Approximately every five years WSDOT Aviation conducts a system-wide study of pavement to assess the relative condition of pavements for selected Washington airports. The program serves as a tool to identify system pavement needs, shape programming decisions for federal and state grant aid, provide information for legislative decision making, and assist airport sponsors in making informed planning decisions. The program also develops accurate pavement inventories and identifies necessary maintenance, repair, rehabilitation and reconstruction projects.
WSDOT Aviation has contracted with Applied Pavement Technology, Inc., assisted by CH2M Hill and CivilTech, to complete the pavement study.
How is pavement condition measured?
The Pavement Condition Index (PCI) procedure is the standard used by the aviation industry to visually assess pavement condition. The PCI provides a consistent, objective, and repeatable tool to represent the overall pavement condition. The methodology involves walking over the pavement, identifying the type and severity of distress present, and measuring the quantity of distress. The information is then used to develop a composite index (PCI number) that represents the overall condition of the pavement in numerical terms, ranging from 100 (excellent) to 0 (failed). The PCI number is a measure of overall condition and is indicative of the level of work that will be required to maintain or repair a pavement. Further, the distress information provides insight into what is causing the pavement to deteriorate, which is the first step in selecting the appropriate repair.
The Washington Aviation System Plan completed in 2009 set PCI performance objectives of 75 for runways and 70 for taxiways and aprons.
Why study airport pavements?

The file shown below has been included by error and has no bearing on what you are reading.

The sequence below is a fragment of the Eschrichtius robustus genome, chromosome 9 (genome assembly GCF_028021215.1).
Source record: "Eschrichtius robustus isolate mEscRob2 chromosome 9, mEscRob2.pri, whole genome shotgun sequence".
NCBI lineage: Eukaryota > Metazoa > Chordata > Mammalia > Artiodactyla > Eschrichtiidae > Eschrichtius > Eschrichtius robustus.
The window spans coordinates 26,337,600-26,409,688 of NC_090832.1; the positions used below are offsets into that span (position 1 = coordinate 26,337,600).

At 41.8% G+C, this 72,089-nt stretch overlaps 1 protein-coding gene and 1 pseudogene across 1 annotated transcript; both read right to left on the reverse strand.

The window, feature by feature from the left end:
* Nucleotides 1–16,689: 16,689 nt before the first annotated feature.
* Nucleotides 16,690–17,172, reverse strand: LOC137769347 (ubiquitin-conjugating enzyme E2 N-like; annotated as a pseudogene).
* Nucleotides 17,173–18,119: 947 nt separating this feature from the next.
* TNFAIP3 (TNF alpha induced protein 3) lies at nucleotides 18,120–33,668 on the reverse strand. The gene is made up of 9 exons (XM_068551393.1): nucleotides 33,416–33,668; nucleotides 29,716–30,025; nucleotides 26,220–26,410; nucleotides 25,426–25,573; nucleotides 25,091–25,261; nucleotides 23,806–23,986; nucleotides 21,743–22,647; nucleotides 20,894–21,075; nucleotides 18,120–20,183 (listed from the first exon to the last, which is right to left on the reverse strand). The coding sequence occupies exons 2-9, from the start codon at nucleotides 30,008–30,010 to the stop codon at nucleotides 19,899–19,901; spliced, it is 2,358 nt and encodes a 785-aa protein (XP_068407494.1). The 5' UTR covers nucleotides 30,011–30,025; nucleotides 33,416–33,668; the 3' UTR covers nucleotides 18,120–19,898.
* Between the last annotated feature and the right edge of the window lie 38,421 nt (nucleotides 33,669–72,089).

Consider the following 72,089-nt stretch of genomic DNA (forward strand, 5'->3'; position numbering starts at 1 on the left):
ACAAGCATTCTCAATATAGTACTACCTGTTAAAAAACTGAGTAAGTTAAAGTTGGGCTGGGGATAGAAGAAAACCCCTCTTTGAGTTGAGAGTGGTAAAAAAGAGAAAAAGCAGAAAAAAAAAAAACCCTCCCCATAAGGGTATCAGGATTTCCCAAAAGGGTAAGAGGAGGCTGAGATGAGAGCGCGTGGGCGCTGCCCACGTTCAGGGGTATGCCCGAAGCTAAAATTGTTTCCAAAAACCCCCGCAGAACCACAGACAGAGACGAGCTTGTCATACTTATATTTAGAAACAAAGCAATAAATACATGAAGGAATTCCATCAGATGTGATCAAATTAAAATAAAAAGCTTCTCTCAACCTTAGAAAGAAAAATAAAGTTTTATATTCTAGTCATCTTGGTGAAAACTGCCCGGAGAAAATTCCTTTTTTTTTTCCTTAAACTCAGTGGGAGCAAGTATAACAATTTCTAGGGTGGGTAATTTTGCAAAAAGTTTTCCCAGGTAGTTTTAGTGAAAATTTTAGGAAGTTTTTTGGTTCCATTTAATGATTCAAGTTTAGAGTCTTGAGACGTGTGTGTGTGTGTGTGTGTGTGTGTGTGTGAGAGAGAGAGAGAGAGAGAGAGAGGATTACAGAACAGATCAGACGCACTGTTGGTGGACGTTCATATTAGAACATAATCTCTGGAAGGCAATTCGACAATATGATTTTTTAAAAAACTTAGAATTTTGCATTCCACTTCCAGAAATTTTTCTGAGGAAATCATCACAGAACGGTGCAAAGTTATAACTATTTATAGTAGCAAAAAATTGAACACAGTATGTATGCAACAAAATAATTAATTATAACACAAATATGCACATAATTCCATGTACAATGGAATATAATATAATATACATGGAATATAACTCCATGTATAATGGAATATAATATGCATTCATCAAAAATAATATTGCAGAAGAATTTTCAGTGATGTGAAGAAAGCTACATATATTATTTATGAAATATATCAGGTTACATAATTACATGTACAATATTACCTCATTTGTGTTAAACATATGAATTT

There are many reasons why it’s important to evaluate pavements at Washington airports:
- Pavement condition is a critical measure of airport performance, and is important both from a cost effectiveness and aviation safety standpoint.
- Maintenance and preservation of runway, taxiway and apron pavements represents one of the largest capital investments in the aviation system.
- Ongoing pavement maintenance is critical because repairs are much more costly once the condition deteriorates below a certain level. Pavement condition plays a critical role in aviation safety. Aircraft perform takeoffs and landings under extremely high speeds, and are therefore vulnerable to cracks, loose debris, and other pavement weaknesses that result from inadequate maintenance.
The pavement study enables WSDOT to make proactive, cost-effective and strategic investments into the pavements at Washington’s airports. It also allows WSDOT to effectively communicate to legislators, decision makers and airports the pavement needs at Washington airports.
Which airports are included in the study?
List of airports included in the pavement study pdf 30kb
How is the study funded?
The pavement study is funded primarily through a Federal Aviation Administration (FAA) grant.
What will the study produce?
- Statewide Pavement Management Program Report: including a project overview and results of the statewide analysis.
- Executive Summary: a concise, easy to read summary of the project and its results.
- Interactive Data Exchange Application (IDEA): an online pavement reporting tool. It will present statewide summary statistics and individual airport results. The program will also update performance objective data in the Washington state Airport Information System (AIS).
- AIS pavement work tracking module: online tool will allow individual airport users to identify and enter any pavement construction, rehabilitation, or maintenance work completed on their airport in a consistent and uniform manner.
What is the project schedule?
Project kick-off: June 2012
Pavement inspections: July - November 2012
Data analysis: October 2012 - May 2013
Develop interactive airport pavement website - June 2013
Develop final pavement report - June 2013
Who can you contact for help?